4 – Implementing In-Store Automation
Many retailers are turning to automation to help manage their digital and in-store business. Automation can handle tasks in the warehouses and backroom, and help customers through self-checkout terminals and aisle-scanning robots in-store.
Retailers are finding a goldmine of benefits in automation in the grocery sector—from offsetting labor shortages and paying existing staff more, to increasing efficiency for customers, it’s helpful all around, and it’s here to stay.
5 – Telling a Story with Social Media Influencers
Influencers are becoming much more critical to the food industry. From Michelin chefs to famous athletes to local fitness couches, influencers can attract new clients and promote in-store purchases. Imagine Gordon Ramsey saying, “You can make this meal in just 20 minutes—just buy these seven ingredients.” In the future, the food and beverage industry will consist of storytelling to excite and attract shoppers.
Let’s say Gordon Ramsey is releasing new recipes. You can relate all relevant products to his recipes as he markets them. Your ecommerce platform will recognize the effects attributed to Gordon Ramsey and encourage the user to read more. Because the same data exists in the PIM system, you can use the same information on other channels, such as Amazon. Without a PIM system, you would only be able to use the information on your ecommerce platform and lose the potential for an omnichannel shopping experience.
6 – Up Your Delivery Game
After super-fast food delivery options like DoorDash and Wolt hit the market, more ecommerce grocery stores are following suit by offering faster and more flexible delivery. Grocers must meet new demands from shoppers, such as same-day delivery or less. In order to stay competitive, grocery stores must establish a long-term solution for instant delivery.
7 – Nothing But the Best
Despite economic hardships brought on during lockdown, consumers still made room for premium grocery products, such as coffee, meal kits, alcohol, and more. We already mentioned that younger shoppers favor organic and additive-free food, which tends to carry a higher price tag.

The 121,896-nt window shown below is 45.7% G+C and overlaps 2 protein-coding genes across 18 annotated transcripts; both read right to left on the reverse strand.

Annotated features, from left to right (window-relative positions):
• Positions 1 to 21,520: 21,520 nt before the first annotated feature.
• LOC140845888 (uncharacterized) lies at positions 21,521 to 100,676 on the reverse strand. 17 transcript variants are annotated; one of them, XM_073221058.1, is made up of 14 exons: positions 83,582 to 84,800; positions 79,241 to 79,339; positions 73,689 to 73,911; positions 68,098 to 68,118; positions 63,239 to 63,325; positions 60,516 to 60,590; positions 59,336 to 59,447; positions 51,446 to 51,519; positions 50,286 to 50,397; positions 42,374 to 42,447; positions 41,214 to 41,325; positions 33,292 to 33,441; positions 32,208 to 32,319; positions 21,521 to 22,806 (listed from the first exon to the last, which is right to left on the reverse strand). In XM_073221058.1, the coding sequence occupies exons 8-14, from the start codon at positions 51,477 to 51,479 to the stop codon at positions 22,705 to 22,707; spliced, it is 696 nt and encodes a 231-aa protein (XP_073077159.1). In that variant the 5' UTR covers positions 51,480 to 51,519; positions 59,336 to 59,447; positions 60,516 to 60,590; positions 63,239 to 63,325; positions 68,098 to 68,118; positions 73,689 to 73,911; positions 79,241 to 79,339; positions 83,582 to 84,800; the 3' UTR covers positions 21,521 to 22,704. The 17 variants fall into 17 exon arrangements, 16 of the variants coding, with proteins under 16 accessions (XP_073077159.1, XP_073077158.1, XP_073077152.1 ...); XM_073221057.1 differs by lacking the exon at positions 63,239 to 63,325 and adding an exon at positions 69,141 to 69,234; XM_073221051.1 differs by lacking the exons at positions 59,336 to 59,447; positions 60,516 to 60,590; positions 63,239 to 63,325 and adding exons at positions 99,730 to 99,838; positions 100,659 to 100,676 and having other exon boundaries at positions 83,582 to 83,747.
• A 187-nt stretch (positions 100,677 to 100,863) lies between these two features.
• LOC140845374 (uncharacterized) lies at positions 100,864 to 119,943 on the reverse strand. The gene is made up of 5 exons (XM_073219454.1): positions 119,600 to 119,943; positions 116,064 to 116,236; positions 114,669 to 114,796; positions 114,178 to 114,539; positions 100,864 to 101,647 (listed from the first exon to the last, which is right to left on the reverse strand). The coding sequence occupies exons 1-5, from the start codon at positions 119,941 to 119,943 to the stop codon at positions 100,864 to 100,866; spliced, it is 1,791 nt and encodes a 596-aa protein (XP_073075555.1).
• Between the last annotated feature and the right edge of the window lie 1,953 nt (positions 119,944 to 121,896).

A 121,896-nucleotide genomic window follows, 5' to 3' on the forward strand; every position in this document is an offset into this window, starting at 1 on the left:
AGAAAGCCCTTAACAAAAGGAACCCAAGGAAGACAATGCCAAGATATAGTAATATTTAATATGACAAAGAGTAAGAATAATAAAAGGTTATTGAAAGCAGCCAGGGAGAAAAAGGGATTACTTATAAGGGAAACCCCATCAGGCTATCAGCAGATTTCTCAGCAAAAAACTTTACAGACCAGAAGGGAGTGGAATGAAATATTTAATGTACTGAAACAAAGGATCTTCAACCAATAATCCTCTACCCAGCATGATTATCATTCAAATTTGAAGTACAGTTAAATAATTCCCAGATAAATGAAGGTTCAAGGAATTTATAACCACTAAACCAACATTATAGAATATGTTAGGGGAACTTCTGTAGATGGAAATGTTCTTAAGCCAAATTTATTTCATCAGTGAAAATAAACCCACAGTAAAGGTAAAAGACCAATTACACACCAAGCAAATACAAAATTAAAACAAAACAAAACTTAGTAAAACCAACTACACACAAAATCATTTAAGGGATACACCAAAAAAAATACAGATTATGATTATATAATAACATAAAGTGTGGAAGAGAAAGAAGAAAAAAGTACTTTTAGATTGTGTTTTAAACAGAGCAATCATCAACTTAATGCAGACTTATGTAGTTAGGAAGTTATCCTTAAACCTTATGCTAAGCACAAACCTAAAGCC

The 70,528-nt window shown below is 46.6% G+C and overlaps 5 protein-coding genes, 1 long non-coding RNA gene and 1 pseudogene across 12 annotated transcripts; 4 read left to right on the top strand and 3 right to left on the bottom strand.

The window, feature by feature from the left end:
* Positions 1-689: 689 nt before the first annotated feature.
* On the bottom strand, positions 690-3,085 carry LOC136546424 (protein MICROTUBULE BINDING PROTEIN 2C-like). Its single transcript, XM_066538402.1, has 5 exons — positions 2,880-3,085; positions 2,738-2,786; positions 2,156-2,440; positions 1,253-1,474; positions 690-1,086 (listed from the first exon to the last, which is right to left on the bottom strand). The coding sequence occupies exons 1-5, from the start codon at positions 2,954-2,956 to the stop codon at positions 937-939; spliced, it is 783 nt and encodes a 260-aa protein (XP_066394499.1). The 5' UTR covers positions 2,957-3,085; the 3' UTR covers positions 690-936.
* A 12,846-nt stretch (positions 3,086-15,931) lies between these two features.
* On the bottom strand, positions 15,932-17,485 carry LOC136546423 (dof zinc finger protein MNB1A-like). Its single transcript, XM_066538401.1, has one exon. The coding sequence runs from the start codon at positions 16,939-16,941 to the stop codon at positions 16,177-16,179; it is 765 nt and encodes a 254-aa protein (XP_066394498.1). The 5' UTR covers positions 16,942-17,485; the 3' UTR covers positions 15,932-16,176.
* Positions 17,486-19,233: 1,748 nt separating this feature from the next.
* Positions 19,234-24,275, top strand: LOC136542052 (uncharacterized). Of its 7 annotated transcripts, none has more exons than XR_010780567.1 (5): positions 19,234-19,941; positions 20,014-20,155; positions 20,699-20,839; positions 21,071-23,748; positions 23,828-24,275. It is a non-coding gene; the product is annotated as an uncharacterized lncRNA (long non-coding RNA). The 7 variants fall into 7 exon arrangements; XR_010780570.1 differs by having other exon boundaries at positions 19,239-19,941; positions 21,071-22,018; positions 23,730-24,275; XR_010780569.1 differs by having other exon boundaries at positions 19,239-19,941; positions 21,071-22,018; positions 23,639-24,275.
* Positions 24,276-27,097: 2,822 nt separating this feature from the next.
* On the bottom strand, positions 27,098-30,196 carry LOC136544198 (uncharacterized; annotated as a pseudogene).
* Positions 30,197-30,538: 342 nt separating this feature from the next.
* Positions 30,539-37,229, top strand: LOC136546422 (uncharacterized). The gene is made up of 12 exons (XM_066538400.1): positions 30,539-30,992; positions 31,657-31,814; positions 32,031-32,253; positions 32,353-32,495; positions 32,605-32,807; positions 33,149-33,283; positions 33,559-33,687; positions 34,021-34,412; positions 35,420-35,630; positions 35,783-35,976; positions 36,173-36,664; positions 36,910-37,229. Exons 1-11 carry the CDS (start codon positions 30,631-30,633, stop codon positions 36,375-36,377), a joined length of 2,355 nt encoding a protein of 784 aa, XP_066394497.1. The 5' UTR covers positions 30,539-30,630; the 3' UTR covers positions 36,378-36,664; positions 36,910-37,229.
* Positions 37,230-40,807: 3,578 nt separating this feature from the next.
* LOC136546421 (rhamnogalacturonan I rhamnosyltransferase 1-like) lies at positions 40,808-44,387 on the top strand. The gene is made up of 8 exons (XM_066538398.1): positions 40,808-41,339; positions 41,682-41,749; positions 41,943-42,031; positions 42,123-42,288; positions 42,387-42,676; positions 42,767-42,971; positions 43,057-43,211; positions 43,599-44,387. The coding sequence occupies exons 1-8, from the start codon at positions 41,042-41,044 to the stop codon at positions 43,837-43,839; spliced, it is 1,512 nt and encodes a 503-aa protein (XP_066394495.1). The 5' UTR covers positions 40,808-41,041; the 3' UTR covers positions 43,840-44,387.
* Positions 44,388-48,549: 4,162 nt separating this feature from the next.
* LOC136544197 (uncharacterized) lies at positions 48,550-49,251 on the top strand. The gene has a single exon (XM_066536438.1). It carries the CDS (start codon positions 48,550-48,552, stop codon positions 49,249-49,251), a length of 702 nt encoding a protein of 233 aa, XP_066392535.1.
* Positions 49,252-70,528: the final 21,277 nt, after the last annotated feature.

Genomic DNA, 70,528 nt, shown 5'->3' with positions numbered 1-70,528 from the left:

Don’t miss out on a chance to increase sales with premium products. Even price-conscious shoppers may opt to splurge on specialty coffee or handmade chocolate. With the right tailored messaging, such as highlighting the “experience” around premium products for Millenials, you can tap into a whole new area.
4 Common Challenges for Online Supermarkets
1 – Meeting Quality Regulations
Food quality checks and regulations hold a crucial stake in the future of food and beverage retailers. In the European Union, numerous controls exist for how food is processed, distributed, and sold. Foods are checked for hormones, chemical residues, proper labeling, overall hygiene, fulfillment of animal and plant health requirements, and more. Though it seems challenging, a centralized database ensures that all your data is organized and up-to-date.
2 – Growing Your Food and Beverage Ecommerce
Quality regulations often stand in the way of growth for supermarkets. What if you want to launch your food products or online supermarket in multiple countries? This goal requires tracking a mountain of information. If you’re going to scale, your team will face the challenge of managing all this information through Excel documents.
A combination of a PLM (Product Lifecycle Management) recipe database, a PIM system, and a flexible ecommerce platform can help you overcome issues with scaling. If a grocery retailer wants to open a new store, they face upfront costs, such as buying land and constructing a building. Digital commerce eliminates these costs and many others.
Related Reading: What is PIM? The Benefits of Product Information Management
3 – GS1 Compliance
One key issue around the D2C channel for supermarkets is GS1 compliance. GS1 rules form a business language that identifies and captures essential product information to improve efficiency, safety, and visibility across channels. However, GS1 standards can add a substantial amount of manual labor. Ecommerce technology helps bridge this issue.
4 – Food and Beverage Business-to-Business (B2B)
Historically, dedicated providers have sold food and beverages to corporate clients. Now, with the innovation and possibilities that digital commerce provides, B2C grocers are forging a new sales channel with B2B sales.
B2B consumers want the same easy and efficient customer experiences their B2C counterparts receive. Gone are the days of calling or faxing in orders; B2B customers want an online portal they can order from immediately.
Meeting B2B customers comes with its own set of demands in the grocery industry. From larger order sizes (an 8-roll pack of toilet paper won’t last long in an office building) to payments via monthly invoices, retailers must pivot their operations.
Related Reading: Vaimo Case Study–Royal Unibrew
The Future of Supermarkets
Vaimo worked with leading ecommerce platforms and cutting-edge PIM systems like Akeneo and inriver to ensure your supermarket ecommerce store is agile, scalable, and efficient. As a full-service omnichannel solution provider, our team is here to provide assistance that scales with your ambition.
Don’t take our word for it—our PIM integrations speak for themselves. Did you know that we developed the first ecommerce grocery store on the Magento (now Adobe Commerce) platform? Selver is Estonia’s largest premium grocery store chain, with over 53 supermarkets and hypermarkets across the country. As a result of the project, Selver saw a 160% increase in revenue and a 31.9% boost in its ecommerce conversion rate.
Read about our work with Selver here.
Want to supercharge your ecommerce supermarket? Reach out to us today!